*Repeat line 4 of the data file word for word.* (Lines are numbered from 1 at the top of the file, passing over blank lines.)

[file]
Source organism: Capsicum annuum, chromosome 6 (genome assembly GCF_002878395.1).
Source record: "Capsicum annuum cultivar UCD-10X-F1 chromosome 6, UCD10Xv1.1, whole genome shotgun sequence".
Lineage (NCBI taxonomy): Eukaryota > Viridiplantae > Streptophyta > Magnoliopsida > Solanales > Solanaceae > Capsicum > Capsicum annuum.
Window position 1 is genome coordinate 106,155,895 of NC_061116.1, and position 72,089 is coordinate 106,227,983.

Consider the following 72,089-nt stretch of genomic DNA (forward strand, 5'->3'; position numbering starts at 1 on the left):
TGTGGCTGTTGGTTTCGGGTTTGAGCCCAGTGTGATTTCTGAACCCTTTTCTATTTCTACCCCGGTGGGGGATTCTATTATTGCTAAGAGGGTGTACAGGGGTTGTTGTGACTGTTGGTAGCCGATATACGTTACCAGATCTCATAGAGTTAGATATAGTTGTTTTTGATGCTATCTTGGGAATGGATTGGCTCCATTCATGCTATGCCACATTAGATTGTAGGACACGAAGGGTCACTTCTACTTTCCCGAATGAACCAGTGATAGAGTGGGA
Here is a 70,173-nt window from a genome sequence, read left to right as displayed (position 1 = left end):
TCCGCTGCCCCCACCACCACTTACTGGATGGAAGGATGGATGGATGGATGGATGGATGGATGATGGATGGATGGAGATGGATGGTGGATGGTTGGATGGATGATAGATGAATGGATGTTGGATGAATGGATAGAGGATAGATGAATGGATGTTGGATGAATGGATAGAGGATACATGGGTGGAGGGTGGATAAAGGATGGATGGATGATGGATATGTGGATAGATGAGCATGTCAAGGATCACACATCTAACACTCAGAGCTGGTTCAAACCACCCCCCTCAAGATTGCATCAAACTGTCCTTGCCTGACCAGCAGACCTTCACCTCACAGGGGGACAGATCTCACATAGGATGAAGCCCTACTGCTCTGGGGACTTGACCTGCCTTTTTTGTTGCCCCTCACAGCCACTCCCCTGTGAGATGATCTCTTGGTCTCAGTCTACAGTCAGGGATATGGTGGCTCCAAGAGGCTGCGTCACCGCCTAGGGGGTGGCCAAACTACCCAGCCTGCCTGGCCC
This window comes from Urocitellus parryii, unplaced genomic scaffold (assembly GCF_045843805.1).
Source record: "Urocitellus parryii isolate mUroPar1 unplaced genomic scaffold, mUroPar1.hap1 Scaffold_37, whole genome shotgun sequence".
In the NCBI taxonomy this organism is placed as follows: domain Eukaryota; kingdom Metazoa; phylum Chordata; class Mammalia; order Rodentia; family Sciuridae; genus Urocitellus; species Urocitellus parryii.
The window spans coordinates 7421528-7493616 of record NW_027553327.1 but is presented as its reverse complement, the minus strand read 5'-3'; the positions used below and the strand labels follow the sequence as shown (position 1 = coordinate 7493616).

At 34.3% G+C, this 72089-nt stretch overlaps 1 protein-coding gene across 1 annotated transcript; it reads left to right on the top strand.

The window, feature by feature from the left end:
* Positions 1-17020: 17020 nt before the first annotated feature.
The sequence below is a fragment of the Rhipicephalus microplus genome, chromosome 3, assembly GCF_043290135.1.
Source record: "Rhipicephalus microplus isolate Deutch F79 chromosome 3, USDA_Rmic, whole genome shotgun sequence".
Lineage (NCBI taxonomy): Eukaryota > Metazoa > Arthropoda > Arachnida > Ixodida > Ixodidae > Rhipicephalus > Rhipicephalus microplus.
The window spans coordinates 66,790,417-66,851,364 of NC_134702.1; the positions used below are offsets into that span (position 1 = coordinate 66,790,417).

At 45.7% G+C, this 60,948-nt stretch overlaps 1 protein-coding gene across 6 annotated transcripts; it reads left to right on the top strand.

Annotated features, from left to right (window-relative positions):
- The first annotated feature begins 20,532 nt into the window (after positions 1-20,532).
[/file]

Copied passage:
Window position 1 is genome coordinate 106,155,895 of NC_061116.1, and position 72,089 is coordinate 106,227,983.